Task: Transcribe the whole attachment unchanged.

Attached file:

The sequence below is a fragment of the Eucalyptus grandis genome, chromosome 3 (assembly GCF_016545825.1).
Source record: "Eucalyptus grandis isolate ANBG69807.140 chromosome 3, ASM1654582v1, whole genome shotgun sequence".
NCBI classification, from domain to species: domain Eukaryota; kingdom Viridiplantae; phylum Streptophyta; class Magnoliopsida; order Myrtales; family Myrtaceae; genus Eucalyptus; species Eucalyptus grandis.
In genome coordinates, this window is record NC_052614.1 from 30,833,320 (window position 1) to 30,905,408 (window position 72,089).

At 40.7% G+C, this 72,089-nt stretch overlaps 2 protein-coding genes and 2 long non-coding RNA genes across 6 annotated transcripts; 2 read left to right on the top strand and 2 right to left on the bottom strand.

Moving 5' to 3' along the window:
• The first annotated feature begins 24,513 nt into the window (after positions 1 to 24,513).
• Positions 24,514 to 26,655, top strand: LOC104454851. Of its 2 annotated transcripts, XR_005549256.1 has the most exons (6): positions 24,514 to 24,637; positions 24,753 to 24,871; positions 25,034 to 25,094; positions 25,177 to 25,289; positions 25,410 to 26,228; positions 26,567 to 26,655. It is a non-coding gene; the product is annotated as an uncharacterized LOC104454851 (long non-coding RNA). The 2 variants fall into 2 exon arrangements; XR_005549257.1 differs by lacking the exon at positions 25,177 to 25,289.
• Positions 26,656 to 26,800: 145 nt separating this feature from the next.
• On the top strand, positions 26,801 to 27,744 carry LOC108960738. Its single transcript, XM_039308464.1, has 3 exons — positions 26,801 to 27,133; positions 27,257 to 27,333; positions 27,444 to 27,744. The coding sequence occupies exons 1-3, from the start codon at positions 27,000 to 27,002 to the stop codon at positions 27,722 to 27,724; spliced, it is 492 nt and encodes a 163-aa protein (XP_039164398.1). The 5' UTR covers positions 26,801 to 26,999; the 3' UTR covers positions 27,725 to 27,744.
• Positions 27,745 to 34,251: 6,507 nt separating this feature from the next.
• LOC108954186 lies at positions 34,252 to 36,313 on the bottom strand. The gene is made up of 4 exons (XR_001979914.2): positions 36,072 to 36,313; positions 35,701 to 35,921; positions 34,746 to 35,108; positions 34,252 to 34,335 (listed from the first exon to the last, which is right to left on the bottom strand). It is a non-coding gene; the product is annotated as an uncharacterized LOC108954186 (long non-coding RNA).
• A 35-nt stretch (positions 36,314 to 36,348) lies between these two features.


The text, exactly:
The sequence below is a fragment of the Eucalyptus grandis genome, chromosome 3 (assembly GCF_016545825.1).
Source record: "Eucalyptus grandis isolate ANBG69807.140 chromosome 3, ASM1654582v1, whole genome shotgun sequence".
NCBI classification, from domain to species: domain Eukaryota; kingdom Viridiplantae; phylum Streptophyta; class Magnoliopsida; order Myrtales; family Myrtaceae; genus Eucalyptus; species Eucalyptus grandis.
In genome coordinates, this window is record NC_052614.1 from 30,833,320 (window position 1) to 30,905,408 (window position 72,089).

At 40.7% G+C, this 72,089-nt stretch overlaps 2 protein-coding genes and 2 long non-coding RNA genes across 6 annotated transcripts; 2 read left to right on the top strand and 2 right to left on the bottom strand.

Moving 5' to 3' along the window:
• The first annotated feature begins 24,513 nt into the window (after positions 1 to 24,513).
• Positions 24,514 to 26,655, top strand: LOC104454851. Of its 2 annotated transcripts, XR_005549256.1 has the most exons (6): positions 24,514 to 24,637; positions 24,753 to 24,871; positions 25,034 to 25,094; positions 25,177 to 25,289; positions 25,410 to 26,228; positions 26,567 to 26,655. It is a non-coding gene; the product is annotated as an uncharacterized LOC104454851 (long non-coding RNA). The 2 variants fall into 2 exon arrangements; XR_005549257.1 differs by lacking the exon at positions 25,177 to 25,289.
• Positions 26,656 to 26,800: 145 nt separating this feature from the next.
• On the top strand, positions 26,801 to 27,744 carry LOC108960738. Its single transcript, XM_039308464.1, has 3 exons — positions 26,801 to 27,133; positions 27,257 to 27,333; positions 27,444 to 27,744. The coding sequence occupies exons 1-3, from the start codon at positions 27,000 to 27,002 to the stop codon at positions 27,722 to 27,724; spliced, it is 492 nt and encodes a 163-aa protein (XP_039164398.1). The 5' UTR covers positions 26,801 to 26,999; the 3' UTR covers positions 27,725 to 27,744.
• Positions 27,745 to 34,251: 6,507 nt separating this feature from the next.
• LOC108954186 lies at positions 34,252 to 36,313 on the bottom strand. The gene is made up of 4 exons (XR_001979914.2): positions 36,072 to 36,313; positions 35,701 to 35,921; positions 34,746 to 35,108; positions 34,252 to 34,335 (listed from the first exon to the last, which is right to left on the bottom strand). It is a non-coding gene; the product is annotated as an uncharacterized LOC108954186 (long non-coding RNA).
• A 35-nt stretch (positions 36,314 to 36,348) lies between these two features.